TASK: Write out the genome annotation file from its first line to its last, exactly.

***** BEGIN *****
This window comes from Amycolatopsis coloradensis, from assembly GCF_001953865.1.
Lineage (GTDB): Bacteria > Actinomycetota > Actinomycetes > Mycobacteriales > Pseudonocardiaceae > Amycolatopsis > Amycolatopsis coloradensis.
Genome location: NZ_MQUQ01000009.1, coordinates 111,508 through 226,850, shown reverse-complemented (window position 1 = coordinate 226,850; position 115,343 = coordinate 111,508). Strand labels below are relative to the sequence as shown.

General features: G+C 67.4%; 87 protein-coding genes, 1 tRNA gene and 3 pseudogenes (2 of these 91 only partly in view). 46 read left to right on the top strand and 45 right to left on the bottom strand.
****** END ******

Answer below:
This window comes from Amycolatopsis coloradensis, from assembly GCF_001953865.1.
Lineage (GTDB): Bacteria > Actinomycetota > Actinomycetes > Mycobacteriales > Pseudonocardiaceae > Amycolatopsis > Amycolatopsis coloradensis.
Genome location: NZ_MQUQ01000009.1, coordinates 111,508 through 226,850, shown reverse-complemented (window position 1 = coordinate 226,850; position 115,343 = coordinate 111,508). Strand labels below are relative to the sequence as shown.

General features: G+C 67.4%; 87 protein-coding genes, 1 tRNA gene and 3 pseudogenes (2 of these 91 only partly in view). 46 read left to right on the top strand and 45 right to left on the bottom strand.